More than two centuries ago, The British East India Company wanted three things from Nepal: to open a trade route to Tibet, establish a British Resident in Kathmandu and weaken the Gurkha Kingdom of Nepal.
The British used treaties with Nepal that many described as unfair and lopsided to achieve those goals.
After the British were defeated in battle by the Gurkhas in 1767, the first chance came in during the first Sino-Nepalese War of 1788-1792. The Nepalese initially invaded Tibet, but when the Chinese Emperor’s army arrived at Betrawati River near Nuwakot, Nepal Durbar sought help from the British and the first treaty of 1792 was signed.
By the time Britain’s Captain Kirkpatrick came to Kathmandu as the first British envoy, the war was already over. He did not come with arms and ammunition as the Nepalis had requested. Instead, he studied the geographical, political and trade strategy of Nepal and Tibet and went back. The trade treaty of 1792 had given the British the rights to sell British goods in Nepal, while Nepal had to pay a 2% duty to the British for all the products coming through Indian ports.
The next agreement was signed in 1801. When then King Rana Bahadur Shah abdicated and took refuge in Benares, the Nepali rulers wanted to make sure the deposed king did not return to Kathmandu and sought cooperation from the British. In return, the British demanded the establishment of a British Resident in Kathmandu again.
Despite being unhappy with the demand, Nepal had no choice but to accept Captain Knox as the first British Resident in Kathmandu and used various delaying tactics before he was finally allowed into Kathmandu. Due to political changes and instability in Nepal, the mission of Captain Knox did not go as well as the British had planned and he eventually left Kathmandu on March 19, 1803.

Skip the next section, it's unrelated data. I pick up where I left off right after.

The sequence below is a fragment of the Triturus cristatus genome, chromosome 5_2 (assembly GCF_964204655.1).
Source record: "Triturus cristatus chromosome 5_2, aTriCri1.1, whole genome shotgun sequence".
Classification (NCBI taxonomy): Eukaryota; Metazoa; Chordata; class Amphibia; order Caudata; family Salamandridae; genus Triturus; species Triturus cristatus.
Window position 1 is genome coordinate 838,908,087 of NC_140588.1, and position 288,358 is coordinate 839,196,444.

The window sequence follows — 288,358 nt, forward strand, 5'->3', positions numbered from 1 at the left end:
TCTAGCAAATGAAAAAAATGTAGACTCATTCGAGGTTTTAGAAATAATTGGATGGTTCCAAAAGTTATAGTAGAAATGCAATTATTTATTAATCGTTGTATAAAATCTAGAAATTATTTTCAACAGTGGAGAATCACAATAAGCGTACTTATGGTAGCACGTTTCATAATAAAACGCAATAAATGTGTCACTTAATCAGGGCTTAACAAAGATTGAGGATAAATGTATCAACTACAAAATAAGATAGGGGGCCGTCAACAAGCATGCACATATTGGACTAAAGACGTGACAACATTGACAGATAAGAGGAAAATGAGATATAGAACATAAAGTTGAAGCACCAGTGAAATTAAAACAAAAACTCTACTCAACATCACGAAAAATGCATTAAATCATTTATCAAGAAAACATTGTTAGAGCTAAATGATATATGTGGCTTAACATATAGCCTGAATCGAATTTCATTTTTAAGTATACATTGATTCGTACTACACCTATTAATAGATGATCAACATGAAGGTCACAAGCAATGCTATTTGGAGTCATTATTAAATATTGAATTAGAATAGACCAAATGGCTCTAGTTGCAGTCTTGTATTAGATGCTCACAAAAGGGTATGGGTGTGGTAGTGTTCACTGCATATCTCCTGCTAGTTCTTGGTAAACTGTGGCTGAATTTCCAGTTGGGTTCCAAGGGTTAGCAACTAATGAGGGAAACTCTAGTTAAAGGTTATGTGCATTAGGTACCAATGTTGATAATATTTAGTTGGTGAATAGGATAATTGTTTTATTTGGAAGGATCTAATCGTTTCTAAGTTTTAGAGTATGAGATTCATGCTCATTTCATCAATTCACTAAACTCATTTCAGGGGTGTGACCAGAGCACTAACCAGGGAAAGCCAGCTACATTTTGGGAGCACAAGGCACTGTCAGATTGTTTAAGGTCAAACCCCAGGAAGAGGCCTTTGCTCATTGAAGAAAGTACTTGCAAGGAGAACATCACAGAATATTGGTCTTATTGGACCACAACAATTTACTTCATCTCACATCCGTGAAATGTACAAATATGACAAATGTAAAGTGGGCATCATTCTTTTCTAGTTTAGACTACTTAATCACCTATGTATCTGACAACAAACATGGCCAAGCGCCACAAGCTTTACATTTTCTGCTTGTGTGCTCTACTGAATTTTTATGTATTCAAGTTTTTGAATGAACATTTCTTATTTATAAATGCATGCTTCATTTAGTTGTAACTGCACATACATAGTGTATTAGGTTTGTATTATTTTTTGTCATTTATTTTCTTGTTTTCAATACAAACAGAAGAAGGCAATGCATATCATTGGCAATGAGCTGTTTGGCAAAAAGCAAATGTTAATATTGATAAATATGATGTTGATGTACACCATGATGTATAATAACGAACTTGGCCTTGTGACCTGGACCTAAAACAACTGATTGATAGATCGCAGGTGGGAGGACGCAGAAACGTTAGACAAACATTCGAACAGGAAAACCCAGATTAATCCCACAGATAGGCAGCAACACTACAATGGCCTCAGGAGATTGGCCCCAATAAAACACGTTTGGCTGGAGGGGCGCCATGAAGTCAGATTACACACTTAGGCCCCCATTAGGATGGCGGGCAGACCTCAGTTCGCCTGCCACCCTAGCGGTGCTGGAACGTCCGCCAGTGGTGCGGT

The Sugauli Treaty of 1815
Hostilities between the two sides continued for the next decades or so that eventually led to the Anglo-Gorkha war of 1814-1816. After the war, Nepal was forced to sign The Sugauli Treaty of 1815 in which it had not only lost one-third of its territory, but also had to accept the British Resident in Kathmandu and some humiliating terms.
The acceptance of Gurkhas enlisting in the British army was seen by many as one of the most significant losses the nation had suffered. The Sugauli Treaty of 1815 was seen as unfair and one-sided.
Brian Hodgson, the then British Resident in Kathmandu, had then King Rajendra Bikram Shah reinstate the defunct trade treaty of 1792 before he left Kathmandu in 1843.
The treaty of 1860 was the only treaty where Nepal gained the upper hand with the British and the plains of Terai between the Mahakali and Rapti rivers were returned to Nepal as a favor for Jung Bahadur and the Nepal army’s part in quelling the Sepoy Mutiny of 1857-58.
Read: A brief history of the Gurkha’s knife – the kukri
Before 1885, the British had achieved two of its primary goals in Nepal and the third, which was to enlist the Gurkhas in the British Army, was still progressing at a slow pace.
In 1885 Bir Shumsher came to power by sidelining the sons of strongman Jung Bahadur, who had taken refuge in India. In return for not supporting the sons of Jung Bahadur and plotting against the rule of Bir Shumsher, the British demanded free access to the young Gurkhas and the treaty of 1886 was signed.
The agreement of 1886 cleared all obstacles to the direct recruiting of Gurkhas into the British army, which formed 10 Gurkha regiments by the turn of the century.
Gurkhas’ achievements in WWI
Nepal sent 200,000 men, almost 20% of the total youth population, to fight in WWI. One in 10 never returned.